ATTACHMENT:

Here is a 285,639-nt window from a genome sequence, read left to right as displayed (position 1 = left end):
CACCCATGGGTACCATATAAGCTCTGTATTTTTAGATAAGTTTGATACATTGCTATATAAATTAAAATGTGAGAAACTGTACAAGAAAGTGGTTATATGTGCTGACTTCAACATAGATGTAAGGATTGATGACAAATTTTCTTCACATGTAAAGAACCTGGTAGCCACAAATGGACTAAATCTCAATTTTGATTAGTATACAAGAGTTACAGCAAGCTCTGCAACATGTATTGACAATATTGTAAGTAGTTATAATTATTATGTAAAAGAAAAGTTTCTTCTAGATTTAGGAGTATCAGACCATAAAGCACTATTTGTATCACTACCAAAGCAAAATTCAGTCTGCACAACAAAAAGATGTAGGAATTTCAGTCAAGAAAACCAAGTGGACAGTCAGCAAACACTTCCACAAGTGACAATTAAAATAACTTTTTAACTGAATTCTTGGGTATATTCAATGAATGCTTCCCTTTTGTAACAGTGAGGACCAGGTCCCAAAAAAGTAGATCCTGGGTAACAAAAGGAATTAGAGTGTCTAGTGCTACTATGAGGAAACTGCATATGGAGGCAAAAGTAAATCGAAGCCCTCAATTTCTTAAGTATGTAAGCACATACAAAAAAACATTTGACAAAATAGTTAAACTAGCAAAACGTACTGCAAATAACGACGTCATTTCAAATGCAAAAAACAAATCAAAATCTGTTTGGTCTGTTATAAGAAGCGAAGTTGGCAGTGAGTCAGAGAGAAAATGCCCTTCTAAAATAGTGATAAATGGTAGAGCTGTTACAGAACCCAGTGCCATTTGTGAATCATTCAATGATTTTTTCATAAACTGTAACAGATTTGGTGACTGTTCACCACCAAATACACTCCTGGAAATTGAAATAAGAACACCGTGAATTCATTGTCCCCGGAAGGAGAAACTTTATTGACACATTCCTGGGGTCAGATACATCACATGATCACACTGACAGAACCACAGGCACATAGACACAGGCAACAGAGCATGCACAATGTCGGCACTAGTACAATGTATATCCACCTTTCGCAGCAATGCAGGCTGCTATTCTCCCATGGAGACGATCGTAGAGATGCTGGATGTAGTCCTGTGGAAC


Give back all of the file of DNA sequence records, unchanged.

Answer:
Here is a 285,639-nt window from a genome sequence, read left to right as displayed (position 1 = left end):
CACCCATGGGTACCATATAAGCTCTGTATTTTTAGATAAGTTTGATACATTGCTATATAAATTAAAATGTGAGAAACTGTACAAGAAAGTGGTTATATGTGCTGACTTCAACATAGATGTAAGGATTGATGACAAATTTTCTTCACATGTAAAGAACCTGGTAGCCACAAATGGACTAAATCTCAATTTTGATTAGTATACAAGAGTTACAGCAAGCTCTGCAACATGTATTGACAATATTGTAAGTAGTTATAATTATTATGTAAAAGAAAAGTTTCTTCTAGATTTAGGAGTATCAGACCATAAAGCACTATTTGTATCACTACCAAAGCAAAATTCAGTCTGCACAACAAAAAGATGTAGGAATTTCAGTCAAGAAAACCAAGTGGACAGTCAGCAAACACTTCCACAAGTGACAATTAAAATAACTTTTTAACTGAATTCTTGGGTATATTCAATGAATGCTTCCCTTTTGTAACAGTGAGGACCAGGTCCCAAAAAAGTAGATCCTGGGTAACAAAAGGAATTAGAGTGTCTAGTGCTACTATGAGGAAACTGCATATGGAGGCAAAAGTAAATCGAAGCCCTCAATTTCTTAAGTATGTAAGCACATACAAAAAAACATTTGACAAAATAGTTAAACTAGCAAAACGTACTGCAAATAACGACGTCATTTCAAATGCAAAAAACAAATCAAAATCTGTTTGGTCTGTTATAAGAAGCGAAGTTGGCAGTGAGTCAGAGAGAAAATGCCCTTCTAAAATAGTGATAAATGGTAGAGCTGTTACAGAACCCAGTGCCATTTGTGAATCATTCAATGATTTTTTCATAAACTGTAACAGATTTGGTGACTGTTCACCACCAAATACACTCCTGGAAATTGAAATAAGAACACCGTGAATTCATTGTCCCCGGAAGGAGAAACTTTATTGACACATTCCTGGGGTCAGATACATCACATGATCACACTGACAGAACCACAGGCACATAGACACAGGCAACAGAGCATGCACAATGTCGGCACTAGTACAATGTATATCCACCTTTCGCAGCAATGCAGGCTGCTATTCTCCCATGGAGACGATCGTAGAGATGCTGGATGTAGTCCTGTGGAAC